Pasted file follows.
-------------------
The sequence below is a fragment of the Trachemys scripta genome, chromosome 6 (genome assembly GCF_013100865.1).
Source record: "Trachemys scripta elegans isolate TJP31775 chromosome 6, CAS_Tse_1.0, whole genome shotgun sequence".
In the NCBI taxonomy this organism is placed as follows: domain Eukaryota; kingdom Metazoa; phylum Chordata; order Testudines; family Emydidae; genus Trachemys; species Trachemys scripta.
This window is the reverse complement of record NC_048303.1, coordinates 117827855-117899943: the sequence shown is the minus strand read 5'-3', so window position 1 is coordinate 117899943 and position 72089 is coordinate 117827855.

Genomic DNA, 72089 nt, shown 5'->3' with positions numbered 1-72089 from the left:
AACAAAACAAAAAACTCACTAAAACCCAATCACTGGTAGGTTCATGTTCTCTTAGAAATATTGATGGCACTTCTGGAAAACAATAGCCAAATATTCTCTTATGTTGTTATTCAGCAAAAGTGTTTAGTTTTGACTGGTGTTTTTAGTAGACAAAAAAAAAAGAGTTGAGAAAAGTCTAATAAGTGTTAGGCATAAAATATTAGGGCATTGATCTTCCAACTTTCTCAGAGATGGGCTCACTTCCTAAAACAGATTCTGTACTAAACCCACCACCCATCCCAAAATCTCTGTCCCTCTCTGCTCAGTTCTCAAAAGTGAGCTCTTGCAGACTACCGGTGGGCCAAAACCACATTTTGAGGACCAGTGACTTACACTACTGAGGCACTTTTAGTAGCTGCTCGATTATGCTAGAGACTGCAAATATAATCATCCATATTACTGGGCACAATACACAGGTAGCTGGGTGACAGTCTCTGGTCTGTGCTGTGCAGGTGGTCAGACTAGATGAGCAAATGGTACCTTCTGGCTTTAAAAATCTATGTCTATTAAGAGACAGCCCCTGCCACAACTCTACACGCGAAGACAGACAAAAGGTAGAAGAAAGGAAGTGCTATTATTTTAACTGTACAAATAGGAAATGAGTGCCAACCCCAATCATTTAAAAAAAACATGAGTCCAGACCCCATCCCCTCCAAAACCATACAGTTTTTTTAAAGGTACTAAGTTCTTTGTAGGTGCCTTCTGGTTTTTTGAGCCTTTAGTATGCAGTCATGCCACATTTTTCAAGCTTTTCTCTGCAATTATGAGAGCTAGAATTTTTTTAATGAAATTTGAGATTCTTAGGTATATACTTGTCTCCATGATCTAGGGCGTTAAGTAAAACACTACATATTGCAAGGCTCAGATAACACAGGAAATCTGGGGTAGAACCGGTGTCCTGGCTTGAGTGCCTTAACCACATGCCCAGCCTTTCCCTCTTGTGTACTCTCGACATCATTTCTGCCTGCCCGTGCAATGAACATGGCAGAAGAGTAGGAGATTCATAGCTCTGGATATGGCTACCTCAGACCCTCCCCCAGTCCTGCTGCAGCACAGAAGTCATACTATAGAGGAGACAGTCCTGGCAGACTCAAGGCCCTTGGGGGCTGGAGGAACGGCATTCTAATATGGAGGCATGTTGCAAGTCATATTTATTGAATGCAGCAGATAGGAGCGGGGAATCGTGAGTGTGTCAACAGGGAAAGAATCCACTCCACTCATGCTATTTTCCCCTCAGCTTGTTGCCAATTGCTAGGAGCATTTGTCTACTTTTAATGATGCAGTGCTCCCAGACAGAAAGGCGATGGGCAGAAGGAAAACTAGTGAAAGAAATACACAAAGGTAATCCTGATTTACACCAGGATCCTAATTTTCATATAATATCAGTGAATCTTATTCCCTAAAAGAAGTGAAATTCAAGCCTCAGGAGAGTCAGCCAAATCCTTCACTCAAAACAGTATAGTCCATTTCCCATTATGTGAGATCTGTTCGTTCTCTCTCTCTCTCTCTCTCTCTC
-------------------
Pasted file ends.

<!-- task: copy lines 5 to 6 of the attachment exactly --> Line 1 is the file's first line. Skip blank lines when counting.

Genomic DNA, 72089 nt, shown 5'->3' with positions numbered 1-72089 from the left:
AACAAAACAAAAAACTCACTAAAACCCAATCACTGGTAGGTTCATGTTCTCTTAGAAATATTGATGGCACTTCTGGAAAACAATAGCCAAATATTCTCTTATGTTGTTATTCAGCAAAAGTGTTTAGTTTTGACTGGTGTTTTTAGTAGACAAAAAAAAAAGAGTTGAGAAAAGTCTAATAAGTGTTAGGCATAAAATATTAGGGCATTGATCTTCCAACTTTCTCAGAGATGGGCTCACTTCCTAAAACAGATTCTGTACTAAACCCACCACCCATCCCAAAATCTCTGTCCCTCTCTGCTCAGTTCTCAAAAGTGAGCTCTTGCAGACTACCGGTGGGCCAAAACCACATTTTGAGGACCAGTGACTTACACTACTGAGGCACTTTTAGTAGCTGCTCGATTATGCTAGAGACTGCAAATATAATCATCCATATTACTGGGCACAATACACAGGTAGCTGGGTGACAGTCTCTGGTCTGTGCTGTGCAGGTGGTCAGACTAGATGAGCAAATGGTACCTTCTGGCTTTAAAAATCTATGTCTATTAAGAGACAGCCCCTGCCACAACTCTACACGCGAAGACAGACAAAAGGTAGAAGAAAGGAAGTGCTATTATTTTAACTGTACAAATAGGAAATGAGTGCCAACCCCAATCATTTAAAAAAAACATGAGTCCAGACCCCATCCCCTCCAAAACCATACAGTTTTTTTAAAGGTACTAAGTTCTTTGTAGGTGCCTTCTGGTTTTTTGAGCCTTTAGTATGCAGTCATGCCACATTTTTCAAGCTTTTCTCTGCAATTATGAGAGCTAGAATTTTTTTAATGAAATTTGAGATTCTTAGGTATATACTTGTCTCCATGATCTAGGGCGTTAAGTAAAACACTACATATTGCAAGGCTCAGATAACACAGGAAATCTGGGGTAGAACCGGTGTCCTGGCTTGAGTGCCTTAACCACATGCCCAGCCTTTCCCTCTTGTGTACTCTCGACATCATTTCTGCCTGCCCGTGCAATGAACATGGCAGAAGAGTAGGAGATTCATAGCTCTGGATATGGCTACCTCAGACCCTCCCCCAGTCCTGCTGCAGCACAGAAGTCATACTATAGAGGAGACAGTCCTGGCAGACTCAAGGCCCTTGGGGGCTGGAGGAACGGCATTCTAATATGGAGGCATGTTGCAAGTCATATTTATTGAATGCAGCAGATAGGAGCGGGGAATCGTGAGTGTGTCAACAGGGAAAGAATCCACTCCACTCATGCTATTTTCCCCTCAGCTTGTTGCCAATTGCTAGGAGCATTTGTCTACTTTTAATGATGCAGTGCTCCCAGACAGAAAGGCGATGGGCAGAAGGAAAACTAGTGAAAGAAATACACAAAGGTAATCCTGATTTACACCAGGATCCTAATTTTCATATAATATCAGTGAATCTTATTCCCTAAAAGAAGTGAAATTCAAGCCTCAGGAGAGTCAGCCAAATCCTTCACTCAAAACAGTATAGTCCATTTCCCATTATGTGAGATCTGTTCGTTCTCTCTCTCTCTCTCTCTCTCTC